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The Summit's 'wild ride'

By George Williams - posted Wednesday, 7 May 2008

Along with a thousand other Australians, I was lucky to attend the 2020 Summit. I was not sure what to expect, but imagined reams of butchers paper and the latest in group management techniques.

I was right about both, but failed to anticipate just how chaotic and challenging the Summit would be. The main problem was how little time there was to spell out, let alone to debate, the key issues. Despite the event running over two days, each of the ten streams of 100 was given only seven hours to come up with its big ideas.

At other times we trudged around the long corridors of Parliament House, attended lunches and drinks receptions and sat in the Great Hall as a studio audience for chat style sessions made for television. Although entertaining, the last ate up badly needed time. The result was that several streams came up a couple of hours short and failed to reach a final, let alone polished, set of ideas.


This showed in the reports delivered on the Sunday afternoon. Some had errors, others have been the subject of complaints that they missed ideas and that other ideas were included without agreement. A positive aspect of this chaos was that it removed any fear that the process was stage-managed to deliver a particular outcome.

Despite these faults, I would not have missed the Summit. It was inspiring to spend a weekend with 1,000 Australians who had given up their time to debate the future of the nation. Many had travelled great distances at their own expense.

I was in the governance stream. Our areas included reforming parliament, fixing the federation, protecting human rights and media freedom, open government, participatory democracy and the republic. Many of these have been on the agenda for decades and already have well debated solutions. They are less in need of new ideas than a dose of political will to get them fixed.

The republic demonstrated the strengths and weaknesses of the Summit. A highlight was the strong support for putting the republic back on the agenda. Monarchists have said that the Summit was far from representative, and they are right. It was not a forum like parliament in which people were chosen to represent constituencies, nor were the participants chosen to include all views and perspectives. People were selected because they had ideas for 2020, not because they were to dwell on the past.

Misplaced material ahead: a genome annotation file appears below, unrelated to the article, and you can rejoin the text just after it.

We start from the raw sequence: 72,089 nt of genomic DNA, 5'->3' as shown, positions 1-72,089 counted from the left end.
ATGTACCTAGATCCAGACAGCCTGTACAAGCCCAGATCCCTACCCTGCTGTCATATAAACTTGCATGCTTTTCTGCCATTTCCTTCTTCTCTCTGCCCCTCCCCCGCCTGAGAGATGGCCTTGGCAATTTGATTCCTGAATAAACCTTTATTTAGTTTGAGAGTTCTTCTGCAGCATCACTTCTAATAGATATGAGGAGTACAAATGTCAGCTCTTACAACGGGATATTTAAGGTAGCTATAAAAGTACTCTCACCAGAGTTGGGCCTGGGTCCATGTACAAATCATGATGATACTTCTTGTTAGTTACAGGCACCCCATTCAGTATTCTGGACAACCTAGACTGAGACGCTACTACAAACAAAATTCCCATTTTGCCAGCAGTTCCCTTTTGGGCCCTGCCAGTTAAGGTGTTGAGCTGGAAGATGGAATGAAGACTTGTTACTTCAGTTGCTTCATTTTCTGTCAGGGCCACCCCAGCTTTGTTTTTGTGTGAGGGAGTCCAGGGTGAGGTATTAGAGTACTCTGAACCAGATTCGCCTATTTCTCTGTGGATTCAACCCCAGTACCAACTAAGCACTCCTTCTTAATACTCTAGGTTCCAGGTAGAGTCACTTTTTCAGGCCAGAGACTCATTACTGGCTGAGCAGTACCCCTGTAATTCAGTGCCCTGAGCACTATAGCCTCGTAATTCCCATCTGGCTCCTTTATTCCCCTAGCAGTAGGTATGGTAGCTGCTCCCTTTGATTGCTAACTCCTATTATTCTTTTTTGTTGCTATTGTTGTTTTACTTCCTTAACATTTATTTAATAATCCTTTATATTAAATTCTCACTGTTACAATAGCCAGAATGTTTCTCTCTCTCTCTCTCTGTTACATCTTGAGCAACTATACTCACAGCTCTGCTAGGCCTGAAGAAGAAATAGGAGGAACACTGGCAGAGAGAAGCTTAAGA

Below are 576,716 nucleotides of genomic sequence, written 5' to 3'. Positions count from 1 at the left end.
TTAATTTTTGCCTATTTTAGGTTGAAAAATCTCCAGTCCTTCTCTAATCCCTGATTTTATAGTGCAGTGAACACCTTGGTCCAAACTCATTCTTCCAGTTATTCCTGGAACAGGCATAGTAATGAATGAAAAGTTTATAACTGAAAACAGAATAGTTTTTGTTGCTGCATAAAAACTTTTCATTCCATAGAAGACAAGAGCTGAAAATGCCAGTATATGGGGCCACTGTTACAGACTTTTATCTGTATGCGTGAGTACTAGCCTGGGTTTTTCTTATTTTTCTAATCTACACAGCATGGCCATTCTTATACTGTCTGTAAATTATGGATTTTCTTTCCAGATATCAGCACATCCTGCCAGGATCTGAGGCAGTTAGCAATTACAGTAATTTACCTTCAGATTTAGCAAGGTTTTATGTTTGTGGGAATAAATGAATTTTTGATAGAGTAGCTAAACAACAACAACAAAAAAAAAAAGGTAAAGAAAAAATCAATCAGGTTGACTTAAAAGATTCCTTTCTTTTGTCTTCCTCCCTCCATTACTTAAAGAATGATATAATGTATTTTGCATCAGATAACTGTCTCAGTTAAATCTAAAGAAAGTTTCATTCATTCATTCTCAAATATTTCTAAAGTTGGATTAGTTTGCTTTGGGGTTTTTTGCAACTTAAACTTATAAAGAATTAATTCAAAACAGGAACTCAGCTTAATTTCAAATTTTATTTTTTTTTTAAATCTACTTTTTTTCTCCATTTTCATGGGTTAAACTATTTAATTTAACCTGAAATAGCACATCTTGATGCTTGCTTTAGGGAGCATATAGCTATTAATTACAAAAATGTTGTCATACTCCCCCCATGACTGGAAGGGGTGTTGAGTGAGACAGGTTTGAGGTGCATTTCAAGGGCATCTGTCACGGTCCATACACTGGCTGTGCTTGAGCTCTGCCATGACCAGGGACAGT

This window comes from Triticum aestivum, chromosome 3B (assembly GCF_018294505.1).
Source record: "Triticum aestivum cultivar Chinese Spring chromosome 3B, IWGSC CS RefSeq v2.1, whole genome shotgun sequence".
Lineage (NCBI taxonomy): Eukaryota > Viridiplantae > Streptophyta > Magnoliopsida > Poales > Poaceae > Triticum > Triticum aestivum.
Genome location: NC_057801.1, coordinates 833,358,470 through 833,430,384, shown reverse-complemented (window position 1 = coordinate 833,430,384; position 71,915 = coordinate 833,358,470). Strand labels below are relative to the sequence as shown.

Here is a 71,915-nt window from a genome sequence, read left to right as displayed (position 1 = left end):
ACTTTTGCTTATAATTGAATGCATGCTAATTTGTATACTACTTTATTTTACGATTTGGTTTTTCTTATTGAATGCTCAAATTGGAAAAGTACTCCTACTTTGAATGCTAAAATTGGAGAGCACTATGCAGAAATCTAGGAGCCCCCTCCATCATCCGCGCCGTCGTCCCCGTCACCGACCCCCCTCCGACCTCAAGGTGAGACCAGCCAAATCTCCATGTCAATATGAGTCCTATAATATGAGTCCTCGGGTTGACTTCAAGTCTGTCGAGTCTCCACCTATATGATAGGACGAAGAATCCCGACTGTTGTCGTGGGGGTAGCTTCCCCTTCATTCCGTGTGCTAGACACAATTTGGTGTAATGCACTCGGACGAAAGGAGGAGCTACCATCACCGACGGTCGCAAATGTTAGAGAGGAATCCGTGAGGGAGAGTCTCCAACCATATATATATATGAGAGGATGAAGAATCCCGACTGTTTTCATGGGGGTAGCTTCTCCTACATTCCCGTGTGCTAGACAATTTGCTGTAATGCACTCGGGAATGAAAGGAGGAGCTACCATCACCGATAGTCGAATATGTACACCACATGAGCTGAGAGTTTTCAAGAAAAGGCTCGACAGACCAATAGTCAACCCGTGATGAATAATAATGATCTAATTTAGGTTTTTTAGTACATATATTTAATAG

What can be said is that when 1,000 Australians from across the country came together to imagine the nation of 2020 they overwhelmingly declared it unthinkable that Australia should still then be a constitutional monarchy. They rejected a foreign monarch for Australia in 2020, especially one mandated by right of birth and subject to laws that exclude Catholics and favour the succession of men over women.

At the final session the republic received the largest and most sustained applause. Like the apology to the Stolen Generations, it showed how we can be inspired by aspirations and symbols and that people want a system of government for a modern, open democracy.


Where the Summit fell down was in its capacity to develop the best plan to take the republic issue forward.

Within the governance stream, I was in the group of 25 people charged with looking at charters of rights, Indigenous recognition, constitutional reform generally and the Australian republic.

Debate over a charter took up much of the time due to disagreement between those who believe that human rights are already well enough protected and those, like myself, who feel that it is time that Australia joined the rest of the democratic world in having a national law to protect basic freedoms.

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First published in The Canberra Times on April 26, 2008.

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About the Author

George Williams is the Anthony Mason Professor of law and Foundation Director of the Gilbert + Tobin Centre of Public Law at the University of New South Wales.

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